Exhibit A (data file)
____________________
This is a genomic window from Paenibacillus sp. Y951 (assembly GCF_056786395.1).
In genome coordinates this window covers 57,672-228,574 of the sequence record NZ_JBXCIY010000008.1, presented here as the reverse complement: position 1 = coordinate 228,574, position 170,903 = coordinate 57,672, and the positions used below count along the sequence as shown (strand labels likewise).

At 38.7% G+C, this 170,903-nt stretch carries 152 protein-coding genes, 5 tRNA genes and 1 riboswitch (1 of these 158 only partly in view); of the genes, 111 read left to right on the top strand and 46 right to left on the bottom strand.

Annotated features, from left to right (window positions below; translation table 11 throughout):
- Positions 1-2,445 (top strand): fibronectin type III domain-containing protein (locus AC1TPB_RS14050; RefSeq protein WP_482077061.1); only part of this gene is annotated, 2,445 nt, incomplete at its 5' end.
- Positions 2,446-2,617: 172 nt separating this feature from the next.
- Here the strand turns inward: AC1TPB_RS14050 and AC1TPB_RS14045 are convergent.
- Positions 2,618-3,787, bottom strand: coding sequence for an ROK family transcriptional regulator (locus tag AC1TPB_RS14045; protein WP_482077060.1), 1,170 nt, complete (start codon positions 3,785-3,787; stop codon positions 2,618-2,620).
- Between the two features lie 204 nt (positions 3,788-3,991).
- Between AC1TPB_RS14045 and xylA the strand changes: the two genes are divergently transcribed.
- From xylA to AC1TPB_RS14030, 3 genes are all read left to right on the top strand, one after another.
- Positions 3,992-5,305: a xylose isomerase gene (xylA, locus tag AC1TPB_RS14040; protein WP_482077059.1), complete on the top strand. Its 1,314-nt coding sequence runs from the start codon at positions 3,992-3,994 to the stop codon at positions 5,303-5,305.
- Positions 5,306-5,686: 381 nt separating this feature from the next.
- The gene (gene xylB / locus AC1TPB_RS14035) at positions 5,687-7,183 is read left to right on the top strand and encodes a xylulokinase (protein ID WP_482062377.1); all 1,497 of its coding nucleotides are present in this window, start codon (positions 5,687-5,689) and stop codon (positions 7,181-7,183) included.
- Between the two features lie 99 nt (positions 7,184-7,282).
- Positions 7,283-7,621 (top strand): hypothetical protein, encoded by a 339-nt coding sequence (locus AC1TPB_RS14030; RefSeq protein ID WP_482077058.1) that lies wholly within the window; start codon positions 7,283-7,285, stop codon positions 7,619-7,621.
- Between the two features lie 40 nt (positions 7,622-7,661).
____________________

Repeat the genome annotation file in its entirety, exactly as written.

This is a genomic window from Paenibacillus sp. Y951 (assembly GCF_056786395.1).
In genome coordinates this window covers 57,672-228,574 of the sequence record NZ_JBXCIY010000008.1, presented here as the reverse complement: position 1 = coordinate 228,574, position 170,903 = coordinate 57,672, and the positions used below count along the sequence as shown (strand labels likewise).

At 38.7% G+C, this 170,903-nt stretch carries 152 protein-coding genes, 5 tRNA genes and 1 riboswitch (1 of these 158 only partly in view); of the genes, 111 read left to right on the top strand and 46 right to left on the bottom strand.

Annotated features, from left to right (window positions below; translation table 11 throughout):
- Positions 1-2,445 (top strand): fibronectin type III domain-containing protein (locus AC1TPB_RS14050; RefSeq protein WP_482077061.1); only part of this gene is annotated, 2,445 nt, incomplete at its 5' end.
- Positions 2,446-2,617: 172 nt separating this feature from the next.
- Here the strand turns inward: AC1TPB_RS14050 and AC1TPB_RS14045 are convergent.
- Positions 2,618-3,787, bottom strand: coding sequence for an ROK family transcriptional regulator (locus tag AC1TPB_RS14045; protein WP_482077060.1), 1,170 nt, complete (start codon positions 3,785-3,787; stop codon positions 2,618-2,620).
- Between the two features lie 204 nt (positions 3,788-3,991).
- Between AC1TPB_RS14045 and xylA the strand changes: the two genes are divergently transcribed.
- From xylA to AC1TPB_RS14030, 3 genes are all read left to right on the top strand, one after another.
- Positions 3,992-5,305: a xylose isomerase gene (xylA, locus tag AC1TPB_RS14040; protein WP_482077059.1), complete on the top strand. Its 1,314-nt coding sequence runs from the start codon at positions 3,992-3,994 to the stop codon at positions 5,303-5,305.
- Positions 5,306-5,686: 381 nt separating this feature from the next.
- The gene (gene xylB / locus AC1TPB_RS14035) at positions 5,687-7,183 is read left to right on the top strand and encodes a xylulokinase (protein ID WP_482062377.1); all 1,497 of its coding nucleotides are present in this window, start codon (positions 5,687-5,689) and stop codon (positions 7,181-7,183) included.
- Between the two features lie 99 nt (positions 7,184-7,282).
- Positions 7,283-7,621 (top strand): hypothetical protein, encoded by a 339-nt coding sequence (locus AC1TPB_RS14030; RefSeq protein ID WP_482077058.1) that lies wholly within the window; start codon positions 7,283-7,285, stop codon positions 7,619-7,621.
- Between the two features lie 40 nt (positions 7,622-7,661).